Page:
As of September, the market value of the Estonian Unemployment Insurance Fund's (Töötukassa) reserves totaled €962.9 million. Its yield, however, has been very small in recent years.
At the end of 2018, Töötukassa's reserves totaled €812 million; by this September, its reserves had increased to €962.9 million.
Töötukassa's funds were previously managed by external partners, but since 2012 have been held in the government's liquidity reserve. Unemployment insurance premiums received from employers and employees each month are automatically directed to the State Treasury, which decides how this money will be used — whether it will be invested or whether it will be used to finance budget deficits.
Lauri Kool, senior specialist at Töötukassa's Communications Department, told ERR that as investments are very short-term, yields are low — 0.03 percent at the end of 2018, for example, and 0.04 percent at the end of 2017.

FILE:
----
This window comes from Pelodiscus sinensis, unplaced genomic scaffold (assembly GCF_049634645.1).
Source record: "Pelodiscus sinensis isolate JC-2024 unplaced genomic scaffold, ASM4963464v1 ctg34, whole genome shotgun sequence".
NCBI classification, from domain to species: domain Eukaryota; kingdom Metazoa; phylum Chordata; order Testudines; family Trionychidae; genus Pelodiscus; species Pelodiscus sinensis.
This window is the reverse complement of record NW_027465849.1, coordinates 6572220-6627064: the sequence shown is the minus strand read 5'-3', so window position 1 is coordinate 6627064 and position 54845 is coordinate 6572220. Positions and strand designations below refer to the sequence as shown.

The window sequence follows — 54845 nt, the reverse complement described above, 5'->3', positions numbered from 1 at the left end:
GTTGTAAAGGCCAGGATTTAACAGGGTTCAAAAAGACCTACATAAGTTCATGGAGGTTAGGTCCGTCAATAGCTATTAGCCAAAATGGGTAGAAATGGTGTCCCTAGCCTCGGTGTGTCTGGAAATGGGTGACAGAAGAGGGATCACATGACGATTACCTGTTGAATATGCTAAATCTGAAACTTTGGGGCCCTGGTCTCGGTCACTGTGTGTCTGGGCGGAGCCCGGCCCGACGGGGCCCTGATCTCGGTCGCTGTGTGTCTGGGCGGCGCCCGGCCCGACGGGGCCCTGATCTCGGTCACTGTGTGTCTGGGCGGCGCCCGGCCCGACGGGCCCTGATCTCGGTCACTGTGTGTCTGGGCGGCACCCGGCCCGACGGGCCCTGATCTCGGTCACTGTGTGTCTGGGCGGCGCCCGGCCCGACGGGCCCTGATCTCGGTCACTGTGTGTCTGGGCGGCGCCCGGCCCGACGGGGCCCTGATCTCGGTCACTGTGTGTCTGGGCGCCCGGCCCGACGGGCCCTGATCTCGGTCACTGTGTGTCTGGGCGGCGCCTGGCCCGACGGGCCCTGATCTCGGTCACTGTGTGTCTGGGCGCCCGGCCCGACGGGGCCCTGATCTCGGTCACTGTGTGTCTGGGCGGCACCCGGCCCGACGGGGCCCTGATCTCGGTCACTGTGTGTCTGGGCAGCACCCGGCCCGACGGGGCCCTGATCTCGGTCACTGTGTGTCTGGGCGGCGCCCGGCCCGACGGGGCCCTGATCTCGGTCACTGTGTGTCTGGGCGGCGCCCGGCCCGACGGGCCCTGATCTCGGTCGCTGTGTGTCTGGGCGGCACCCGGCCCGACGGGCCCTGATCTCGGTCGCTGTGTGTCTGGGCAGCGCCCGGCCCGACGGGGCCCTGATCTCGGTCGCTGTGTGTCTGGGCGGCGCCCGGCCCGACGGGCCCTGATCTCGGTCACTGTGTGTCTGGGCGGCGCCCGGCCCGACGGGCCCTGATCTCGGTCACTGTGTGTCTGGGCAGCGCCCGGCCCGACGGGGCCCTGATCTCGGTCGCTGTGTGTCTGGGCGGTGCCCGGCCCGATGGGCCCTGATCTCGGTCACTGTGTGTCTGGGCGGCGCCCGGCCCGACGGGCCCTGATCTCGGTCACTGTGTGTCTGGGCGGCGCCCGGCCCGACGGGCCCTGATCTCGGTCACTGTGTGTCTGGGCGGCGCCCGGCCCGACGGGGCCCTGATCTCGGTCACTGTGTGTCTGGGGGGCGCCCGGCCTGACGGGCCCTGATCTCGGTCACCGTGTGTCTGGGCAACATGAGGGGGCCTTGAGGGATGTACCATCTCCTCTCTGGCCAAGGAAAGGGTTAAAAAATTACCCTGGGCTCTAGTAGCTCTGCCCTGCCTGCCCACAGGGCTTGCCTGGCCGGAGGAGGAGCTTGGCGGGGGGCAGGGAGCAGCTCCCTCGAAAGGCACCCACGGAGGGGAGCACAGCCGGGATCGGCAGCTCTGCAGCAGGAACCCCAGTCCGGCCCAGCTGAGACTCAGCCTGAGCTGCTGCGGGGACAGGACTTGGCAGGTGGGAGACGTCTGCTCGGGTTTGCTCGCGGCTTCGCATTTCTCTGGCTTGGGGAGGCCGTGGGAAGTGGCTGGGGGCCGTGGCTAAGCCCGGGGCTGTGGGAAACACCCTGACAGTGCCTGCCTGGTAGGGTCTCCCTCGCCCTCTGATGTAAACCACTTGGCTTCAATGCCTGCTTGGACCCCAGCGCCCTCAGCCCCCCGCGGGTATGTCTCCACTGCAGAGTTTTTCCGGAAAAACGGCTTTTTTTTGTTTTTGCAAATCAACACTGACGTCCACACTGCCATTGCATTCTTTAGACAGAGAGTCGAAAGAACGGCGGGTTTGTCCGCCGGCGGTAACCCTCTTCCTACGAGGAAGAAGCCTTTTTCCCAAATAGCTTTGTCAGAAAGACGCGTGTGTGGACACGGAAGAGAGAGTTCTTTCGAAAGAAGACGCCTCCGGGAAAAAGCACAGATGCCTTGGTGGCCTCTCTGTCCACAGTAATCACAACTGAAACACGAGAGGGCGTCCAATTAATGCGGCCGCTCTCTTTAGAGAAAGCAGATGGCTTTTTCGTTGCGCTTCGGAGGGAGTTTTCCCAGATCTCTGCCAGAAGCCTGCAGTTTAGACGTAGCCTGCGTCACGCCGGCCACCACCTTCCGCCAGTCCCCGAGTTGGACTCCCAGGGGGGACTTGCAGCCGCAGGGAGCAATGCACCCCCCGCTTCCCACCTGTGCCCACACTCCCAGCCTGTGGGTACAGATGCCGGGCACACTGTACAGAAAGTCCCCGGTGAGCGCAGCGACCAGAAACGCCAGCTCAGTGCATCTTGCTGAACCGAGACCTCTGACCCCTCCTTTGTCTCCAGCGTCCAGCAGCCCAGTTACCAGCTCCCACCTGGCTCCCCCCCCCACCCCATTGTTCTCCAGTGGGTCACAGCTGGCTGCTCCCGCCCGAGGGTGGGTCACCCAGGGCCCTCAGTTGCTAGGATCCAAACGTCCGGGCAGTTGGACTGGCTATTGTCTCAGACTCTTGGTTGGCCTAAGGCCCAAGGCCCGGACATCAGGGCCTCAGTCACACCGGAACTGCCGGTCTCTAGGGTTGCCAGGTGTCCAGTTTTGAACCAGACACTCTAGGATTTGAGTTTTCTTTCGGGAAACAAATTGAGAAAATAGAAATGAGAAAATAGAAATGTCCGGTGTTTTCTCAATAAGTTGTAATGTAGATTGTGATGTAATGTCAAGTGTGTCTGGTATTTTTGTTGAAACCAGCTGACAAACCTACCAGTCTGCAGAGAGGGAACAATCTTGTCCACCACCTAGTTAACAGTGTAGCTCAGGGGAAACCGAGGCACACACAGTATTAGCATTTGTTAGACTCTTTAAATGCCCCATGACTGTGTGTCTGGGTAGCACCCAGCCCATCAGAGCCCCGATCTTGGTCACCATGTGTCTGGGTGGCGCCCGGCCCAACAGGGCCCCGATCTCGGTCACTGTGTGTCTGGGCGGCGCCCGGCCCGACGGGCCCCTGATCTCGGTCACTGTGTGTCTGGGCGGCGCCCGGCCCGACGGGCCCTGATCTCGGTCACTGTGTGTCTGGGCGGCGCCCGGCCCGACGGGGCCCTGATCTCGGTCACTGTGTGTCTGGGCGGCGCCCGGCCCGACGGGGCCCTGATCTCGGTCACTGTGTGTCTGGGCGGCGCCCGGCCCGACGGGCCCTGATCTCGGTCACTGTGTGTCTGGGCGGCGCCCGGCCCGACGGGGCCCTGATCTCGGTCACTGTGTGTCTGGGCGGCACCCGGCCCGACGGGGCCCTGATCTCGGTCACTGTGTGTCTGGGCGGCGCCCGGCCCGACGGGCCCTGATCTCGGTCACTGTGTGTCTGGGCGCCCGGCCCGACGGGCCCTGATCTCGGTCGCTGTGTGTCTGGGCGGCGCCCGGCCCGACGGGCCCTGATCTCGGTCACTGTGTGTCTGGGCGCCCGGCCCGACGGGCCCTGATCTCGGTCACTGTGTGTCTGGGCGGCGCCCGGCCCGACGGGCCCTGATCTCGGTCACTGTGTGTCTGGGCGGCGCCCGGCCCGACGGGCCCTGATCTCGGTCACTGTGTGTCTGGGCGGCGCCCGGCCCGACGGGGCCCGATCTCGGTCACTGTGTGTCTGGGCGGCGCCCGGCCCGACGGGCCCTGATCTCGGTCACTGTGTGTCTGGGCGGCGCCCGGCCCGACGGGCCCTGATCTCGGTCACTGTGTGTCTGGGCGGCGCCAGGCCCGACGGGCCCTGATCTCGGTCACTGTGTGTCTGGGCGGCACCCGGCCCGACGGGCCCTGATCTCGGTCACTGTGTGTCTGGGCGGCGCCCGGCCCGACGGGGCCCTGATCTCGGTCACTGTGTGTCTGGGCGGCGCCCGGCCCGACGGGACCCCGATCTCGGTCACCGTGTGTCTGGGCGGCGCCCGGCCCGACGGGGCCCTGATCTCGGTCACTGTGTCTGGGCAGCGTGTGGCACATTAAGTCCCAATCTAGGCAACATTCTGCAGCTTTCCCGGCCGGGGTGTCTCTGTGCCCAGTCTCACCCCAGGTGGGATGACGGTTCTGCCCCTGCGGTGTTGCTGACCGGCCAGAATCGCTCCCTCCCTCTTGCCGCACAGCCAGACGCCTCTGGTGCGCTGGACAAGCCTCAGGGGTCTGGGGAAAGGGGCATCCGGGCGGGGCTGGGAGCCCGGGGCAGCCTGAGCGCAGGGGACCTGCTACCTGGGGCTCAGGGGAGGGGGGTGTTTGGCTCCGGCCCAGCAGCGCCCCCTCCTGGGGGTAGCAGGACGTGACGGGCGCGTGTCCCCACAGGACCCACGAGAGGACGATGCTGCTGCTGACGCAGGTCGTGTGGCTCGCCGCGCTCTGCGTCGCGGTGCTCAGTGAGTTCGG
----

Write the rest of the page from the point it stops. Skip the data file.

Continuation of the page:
"Töötukassa receives interest income to the extent that it manages to earn into the liquidity reserve, with the clause that yields do not drop below zero," Kool explained. "Interest income goes into the same account that is managed by the ministry."
Töötukassa has the right to receive funding from the State Treasury that is needed for Töötukassa's economic activities, such as expenses and benefits, but according to Kool, current legislation does not allow for Töötukassa to ask for its money back from the State Treasury in full.
He added that Töötukassa's accounting keeps track of the size of Töötukassa's assets in the State Treasury, and once per quarter, they can review the treasury's liquidity reserve report which reflects these assets.
"How much of the money from Töötukassa's account is actually left, Töötukassa doesn't know," Kool admitted.
The state's liquidity reserve holds the money of the central government, the Estonian Health Insurance Fund (Haigekassa), Töötukassa, state foundations, and European Commission money paid in advance for EU funding.
Editor: Aili Vahtla